Driving in the Philippines



Driving in the Philippines

When greeting a Filipino driver, slowly lower your window and be prepared to greet the driver with: “Tang namo, bobo”. However, if you have been already addressed by a fellow driver, reply with a joyful “Tang namo rin, gago”.On Turn signals

If a driver in another lane turns on the turn signal, do not let him go into your lane. In fact, press the accelerator and start driving right next to him/her. The fellow driver will probably greet you and you already know what to do.

On Traffic Lights

These amusing artifacts hang from intersections for no apparent reason. Sometimes you will see drivers stop to see the colors change on these lights (a fascinating experience). Government officials (specifically police) believe that each color stands for an instruction for drivers to follow.

From pure observation I have determined the followingdriving Philippines instructions for each color: Yellow light: accelerate your car as much as possible.

Red light: this light gives permission to the next five to six cars to go through.

Green: reduce speed and wait for the five to six cars passing through their respective red lights.

Little-known-fact: Time to start honking your horn, as soon as the light turns green: 1.5 seconds.

On Changing Lanes

Changing lanes has been elevated to an art form in the Philippines. First of all, no matter what you do, never turn on your turn signal or otherwise you’ll stimulate the reaction described above. Second, swerve your car uncontrollably to the lane you want to change, preferably if you end up within inches of a car in that lane. At this point a greeting from the other driver may be in order. To perfect your change of lanes, reduce the speed of your car dramatically in a matter of seconds and you will see an action packed reaction from the car behind you.

On Traffic Jams

Traffic Jams are teeming with fun filled activities such as:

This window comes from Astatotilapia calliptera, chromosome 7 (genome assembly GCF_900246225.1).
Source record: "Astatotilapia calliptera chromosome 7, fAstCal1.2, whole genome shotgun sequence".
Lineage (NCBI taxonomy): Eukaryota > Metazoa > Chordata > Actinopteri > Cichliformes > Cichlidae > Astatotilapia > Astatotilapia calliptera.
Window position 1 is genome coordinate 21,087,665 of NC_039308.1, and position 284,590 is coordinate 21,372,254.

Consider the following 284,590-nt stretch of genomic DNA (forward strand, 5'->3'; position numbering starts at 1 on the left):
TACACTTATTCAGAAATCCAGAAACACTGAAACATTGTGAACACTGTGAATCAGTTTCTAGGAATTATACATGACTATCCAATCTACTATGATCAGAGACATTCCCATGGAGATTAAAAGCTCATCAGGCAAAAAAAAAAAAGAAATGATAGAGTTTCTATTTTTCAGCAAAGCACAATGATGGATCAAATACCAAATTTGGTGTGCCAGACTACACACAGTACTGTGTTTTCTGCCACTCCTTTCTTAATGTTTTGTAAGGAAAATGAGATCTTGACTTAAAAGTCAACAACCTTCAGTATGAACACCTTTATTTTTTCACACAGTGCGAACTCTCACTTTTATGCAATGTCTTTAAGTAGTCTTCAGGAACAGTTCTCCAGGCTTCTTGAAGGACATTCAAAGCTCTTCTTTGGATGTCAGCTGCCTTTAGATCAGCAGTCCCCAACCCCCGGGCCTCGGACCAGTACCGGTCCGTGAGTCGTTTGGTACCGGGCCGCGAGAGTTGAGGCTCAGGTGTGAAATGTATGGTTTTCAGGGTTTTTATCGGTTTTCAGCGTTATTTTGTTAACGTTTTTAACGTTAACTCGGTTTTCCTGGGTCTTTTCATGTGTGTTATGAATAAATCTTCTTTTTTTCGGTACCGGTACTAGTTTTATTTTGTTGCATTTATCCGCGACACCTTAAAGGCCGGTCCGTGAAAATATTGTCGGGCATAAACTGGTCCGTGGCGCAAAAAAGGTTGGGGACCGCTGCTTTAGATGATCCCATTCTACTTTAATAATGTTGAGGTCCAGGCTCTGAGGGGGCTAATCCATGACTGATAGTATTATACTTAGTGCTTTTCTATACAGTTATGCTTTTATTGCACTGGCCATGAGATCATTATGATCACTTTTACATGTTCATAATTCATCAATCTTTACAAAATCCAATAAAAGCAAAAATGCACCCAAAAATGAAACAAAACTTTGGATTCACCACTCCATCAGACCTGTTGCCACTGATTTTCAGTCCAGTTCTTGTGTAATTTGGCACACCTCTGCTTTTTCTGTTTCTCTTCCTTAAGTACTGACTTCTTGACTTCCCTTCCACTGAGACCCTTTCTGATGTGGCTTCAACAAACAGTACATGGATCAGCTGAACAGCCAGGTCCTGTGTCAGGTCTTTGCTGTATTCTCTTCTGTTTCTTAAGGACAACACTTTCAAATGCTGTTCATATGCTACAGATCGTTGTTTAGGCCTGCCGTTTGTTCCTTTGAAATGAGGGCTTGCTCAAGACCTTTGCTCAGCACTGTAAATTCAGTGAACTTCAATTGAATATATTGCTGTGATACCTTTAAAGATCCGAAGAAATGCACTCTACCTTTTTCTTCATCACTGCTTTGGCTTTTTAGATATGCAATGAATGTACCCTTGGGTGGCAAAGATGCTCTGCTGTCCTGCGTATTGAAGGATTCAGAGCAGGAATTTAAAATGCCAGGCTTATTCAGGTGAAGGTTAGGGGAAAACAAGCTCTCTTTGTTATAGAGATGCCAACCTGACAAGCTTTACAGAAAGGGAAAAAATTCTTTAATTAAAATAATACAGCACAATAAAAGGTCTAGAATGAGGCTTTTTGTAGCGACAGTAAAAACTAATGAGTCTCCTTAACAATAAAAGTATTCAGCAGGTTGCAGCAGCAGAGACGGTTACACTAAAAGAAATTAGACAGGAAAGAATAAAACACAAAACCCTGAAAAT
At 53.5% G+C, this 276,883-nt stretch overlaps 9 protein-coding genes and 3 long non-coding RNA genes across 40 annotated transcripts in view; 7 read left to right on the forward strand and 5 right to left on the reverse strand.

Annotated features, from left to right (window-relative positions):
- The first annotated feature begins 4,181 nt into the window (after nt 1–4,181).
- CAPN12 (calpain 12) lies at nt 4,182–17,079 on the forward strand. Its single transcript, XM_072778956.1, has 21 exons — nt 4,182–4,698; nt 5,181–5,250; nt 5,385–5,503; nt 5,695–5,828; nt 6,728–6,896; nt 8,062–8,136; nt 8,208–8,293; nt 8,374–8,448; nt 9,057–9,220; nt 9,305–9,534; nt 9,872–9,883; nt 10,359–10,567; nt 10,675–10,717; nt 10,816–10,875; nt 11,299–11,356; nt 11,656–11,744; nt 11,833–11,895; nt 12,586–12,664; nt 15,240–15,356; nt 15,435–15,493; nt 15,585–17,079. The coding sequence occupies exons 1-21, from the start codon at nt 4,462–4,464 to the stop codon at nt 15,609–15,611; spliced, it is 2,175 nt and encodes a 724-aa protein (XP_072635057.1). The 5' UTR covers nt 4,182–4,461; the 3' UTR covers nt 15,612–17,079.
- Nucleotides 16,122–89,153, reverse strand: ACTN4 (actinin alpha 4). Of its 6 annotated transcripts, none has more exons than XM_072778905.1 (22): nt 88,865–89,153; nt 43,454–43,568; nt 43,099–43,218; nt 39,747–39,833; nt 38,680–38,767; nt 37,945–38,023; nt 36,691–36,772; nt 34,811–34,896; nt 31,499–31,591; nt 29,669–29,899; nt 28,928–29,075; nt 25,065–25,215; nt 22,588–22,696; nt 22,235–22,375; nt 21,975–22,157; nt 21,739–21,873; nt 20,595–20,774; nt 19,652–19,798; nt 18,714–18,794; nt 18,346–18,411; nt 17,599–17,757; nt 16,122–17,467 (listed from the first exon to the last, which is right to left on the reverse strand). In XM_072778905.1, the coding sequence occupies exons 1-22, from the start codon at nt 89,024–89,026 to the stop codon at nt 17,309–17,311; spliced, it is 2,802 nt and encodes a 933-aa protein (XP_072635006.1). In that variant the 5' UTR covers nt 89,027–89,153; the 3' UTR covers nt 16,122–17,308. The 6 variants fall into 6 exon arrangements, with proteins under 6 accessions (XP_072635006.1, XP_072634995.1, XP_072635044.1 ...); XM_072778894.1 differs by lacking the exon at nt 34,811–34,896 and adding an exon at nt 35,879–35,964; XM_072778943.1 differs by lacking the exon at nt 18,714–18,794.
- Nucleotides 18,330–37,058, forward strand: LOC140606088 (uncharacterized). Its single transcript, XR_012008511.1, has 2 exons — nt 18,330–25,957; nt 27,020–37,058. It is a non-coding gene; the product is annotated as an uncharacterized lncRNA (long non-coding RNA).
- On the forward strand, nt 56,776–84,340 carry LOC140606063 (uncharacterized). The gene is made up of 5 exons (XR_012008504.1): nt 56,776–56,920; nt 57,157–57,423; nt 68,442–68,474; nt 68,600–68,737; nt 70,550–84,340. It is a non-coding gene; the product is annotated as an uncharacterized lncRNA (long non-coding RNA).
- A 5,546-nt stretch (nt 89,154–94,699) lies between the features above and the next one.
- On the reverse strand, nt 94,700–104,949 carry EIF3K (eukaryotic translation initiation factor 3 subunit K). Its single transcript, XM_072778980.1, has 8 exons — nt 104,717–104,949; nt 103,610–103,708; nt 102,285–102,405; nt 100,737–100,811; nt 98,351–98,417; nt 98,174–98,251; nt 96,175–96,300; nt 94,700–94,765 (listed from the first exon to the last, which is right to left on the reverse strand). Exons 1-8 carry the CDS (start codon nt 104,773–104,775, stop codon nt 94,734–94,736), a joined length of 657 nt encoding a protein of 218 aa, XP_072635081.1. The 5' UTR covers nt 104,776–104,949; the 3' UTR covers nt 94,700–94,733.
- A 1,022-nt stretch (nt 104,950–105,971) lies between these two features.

Honking your horn rhythmically.
Put on make-up (usually female drivers only)
Nose-pickers sightseeing. (not to be confused with people who scratch their brains through their nose)
Reduce speed to watch whatever is causing the traffic jam. Add excitement by trying to see if you know the parties involved. (note: every Filipino driver is obliged to do this)
Lose weight by sweating like a pig as a result of a lack of air conditioning.
Greet other drivers.
Practice lane changing.
Play the game: Let’s see how close I can get to you before rear-ending you.
On Pedestrians

These individuals are an annoyance to the Filipino driver. If you see pedestrians on your way, accelerate your car to let them know who’s the boss. If you are at an intersection, let the pedestrians know you want to proceed by accelerating your car and honking at the last possible moment.

On Social Situations

Bumping into a friend while driving (not to be taken literally) is a joyful occasion. Drivers should reduce speed and stop their cars in the middle of the street and chit chat. What about other drivers? Well, they can wait.

On Highway Driving

Bottleneck Formation: To accomplish this type of driving, cars must block all lanes by driving at the same speed and side by side (to avoid other cars to pass). It is important to drive at a speed at least 20 mph below the speed limit.

The Three-Lane-Change : This movement requires a lot of precision and creativity. It should be done around the highest number of cars possible and in a matter of seconds to create what others may refer to as widespread panic.

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